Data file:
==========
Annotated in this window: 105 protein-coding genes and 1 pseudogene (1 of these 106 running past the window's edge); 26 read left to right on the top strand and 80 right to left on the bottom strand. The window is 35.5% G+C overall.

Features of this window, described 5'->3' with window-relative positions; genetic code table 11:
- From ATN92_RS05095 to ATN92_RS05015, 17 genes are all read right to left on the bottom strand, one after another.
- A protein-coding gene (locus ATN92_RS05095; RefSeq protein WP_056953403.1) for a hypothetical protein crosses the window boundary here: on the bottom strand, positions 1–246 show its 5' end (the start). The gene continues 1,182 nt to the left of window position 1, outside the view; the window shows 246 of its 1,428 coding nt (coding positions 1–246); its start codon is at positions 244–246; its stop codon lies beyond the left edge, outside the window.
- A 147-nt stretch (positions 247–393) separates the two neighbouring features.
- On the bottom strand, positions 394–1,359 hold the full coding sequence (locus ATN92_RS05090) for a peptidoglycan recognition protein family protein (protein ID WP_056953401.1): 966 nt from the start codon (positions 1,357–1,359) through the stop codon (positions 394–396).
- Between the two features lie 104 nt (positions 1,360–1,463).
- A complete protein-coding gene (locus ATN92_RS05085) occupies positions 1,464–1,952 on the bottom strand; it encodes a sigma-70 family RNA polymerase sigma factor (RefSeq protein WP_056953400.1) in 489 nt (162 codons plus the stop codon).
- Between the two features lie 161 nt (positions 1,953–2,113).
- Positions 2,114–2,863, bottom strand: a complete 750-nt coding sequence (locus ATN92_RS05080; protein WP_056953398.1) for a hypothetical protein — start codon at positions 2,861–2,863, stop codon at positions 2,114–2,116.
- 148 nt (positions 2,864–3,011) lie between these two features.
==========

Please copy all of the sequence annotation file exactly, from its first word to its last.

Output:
Annotated in this window: 105 protein-coding genes and 1 pseudogene (1 of these 106 running past the window's edge); 26 read left to right on the top strand and 80 right to left on the bottom strand. The window is 35.5% G+C overall.

Features of this window, described 5'->3' with window-relative positions; genetic code table 11:
- From ATN92_RS05095 to ATN92_RS05015, 17 genes are all read right to left on the bottom strand, one after another.
- A protein-coding gene (locus ATN92_RS05095; RefSeq protein WP_056953403.1) for a hypothetical protein crosses the window boundary here: on the bottom strand, positions 1–246 show its 5' end (the start). The gene continues 1,182 nt to the left of window position 1, outside the view; the window shows 246 of its 1,428 coding nt (coding positions 1–246); its start codon is at positions 244–246; its stop codon lies beyond the left edge, outside the window.
- A 147-nt stretch (positions 247–393) separates the two neighbouring features.
- On the bottom strand, positions 394–1,359 hold the full coding sequence (locus ATN92_RS05090) for a peptidoglycan recognition protein family protein (protein ID WP_056953401.1): 966 nt from the start codon (positions 1,357–1,359) through the stop codon (positions 394–396).
- Between the two features lie 104 nt (positions 1,360–1,463).
- A complete protein-coding gene (locus ATN92_RS05085) occupies positions 1,464–1,952 on the bottom strand; it encodes a sigma-70 family RNA polymerase sigma factor (RefSeq protein WP_056953400.1) in 489 nt (162 codons plus the stop codon).
- Between the two features lie 161 nt (positions 1,953–2,113).
- Positions 2,114–2,863, bottom strand: a complete 750-nt coding sequence (locus ATN92_RS05080; protein WP_056953398.1) for a hypothetical protein — start codon at positions 2,861–2,863, stop codon at positions 2,114–2,116.
- 148 nt (positions 2,864–3,011) lie between these two features.